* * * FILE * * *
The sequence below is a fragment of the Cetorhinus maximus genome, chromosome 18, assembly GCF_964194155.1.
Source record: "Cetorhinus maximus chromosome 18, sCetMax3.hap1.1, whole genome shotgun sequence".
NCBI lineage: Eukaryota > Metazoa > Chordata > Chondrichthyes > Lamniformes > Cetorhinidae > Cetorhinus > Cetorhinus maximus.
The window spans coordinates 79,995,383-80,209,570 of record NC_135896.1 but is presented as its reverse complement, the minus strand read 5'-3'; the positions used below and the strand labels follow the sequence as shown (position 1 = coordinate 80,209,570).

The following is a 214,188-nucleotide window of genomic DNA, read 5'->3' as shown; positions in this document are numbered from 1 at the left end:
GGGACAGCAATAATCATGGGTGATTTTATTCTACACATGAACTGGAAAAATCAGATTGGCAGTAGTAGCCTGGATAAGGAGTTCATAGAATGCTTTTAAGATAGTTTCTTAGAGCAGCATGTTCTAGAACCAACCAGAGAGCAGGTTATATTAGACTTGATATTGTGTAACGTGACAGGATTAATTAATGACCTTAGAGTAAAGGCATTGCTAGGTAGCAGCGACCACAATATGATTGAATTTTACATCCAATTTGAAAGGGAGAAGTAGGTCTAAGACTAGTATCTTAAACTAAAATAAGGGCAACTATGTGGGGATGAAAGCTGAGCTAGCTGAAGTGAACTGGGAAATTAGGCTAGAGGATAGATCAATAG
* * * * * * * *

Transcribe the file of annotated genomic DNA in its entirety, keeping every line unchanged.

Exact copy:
The sequence below is a fragment of the Cetorhinus maximus genome, chromosome 18, assembly GCF_964194155.1.
Source record: "Cetorhinus maximus chromosome 18, sCetMax3.hap1.1, whole genome shotgun sequence".
NCBI lineage: Eukaryota > Metazoa > Chordata > Chondrichthyes > Lamniformes > Cetorhinidae > Cetorhinus > Cetorhinus maximus.
The window spans coordinates 79,995,383-80,209,570 of record NC_135896.1 but is presented as its reverse complement, the minus strand read 5'-3'; the positions used below and the strand labels follow the sequence as shown (position 1 = coordinate 80,209,570).

The following is a 214,188-nucleotide window of genomic DNA, read 5'->3' as shown; positions in this document are numbered from 1 at the left end:
GGGACAGCAATAATCATGGGTGATTTTATTCTACACATGAACTGGAAAAATCAGATTGGCAGTAGTAGCCTGGATAAGGAGTTCATAGAATGCTTTTAAGATAGTTTCTTAGAGCAGCATGTTCTAGAACCAACCAGAGAGCAGGTTATATTAGACTTGATATTGTGTAACGTGACAGGATTAATTAATGACCTTAGAGTAAAGGCATTGCTAGGTAGCAGCGACCACAATATGATTGAATTTTACATCCAATTTGAAAGGGAGAAGTAGGTCTAAGACTAGTATCTTAAACTAAAATAAGGGCAACTATGTGGGGATGAAAGCTGAGCTAGCTGAAGTGAACTGGGAAATTAGGCTAGAGGATAGATCAATAG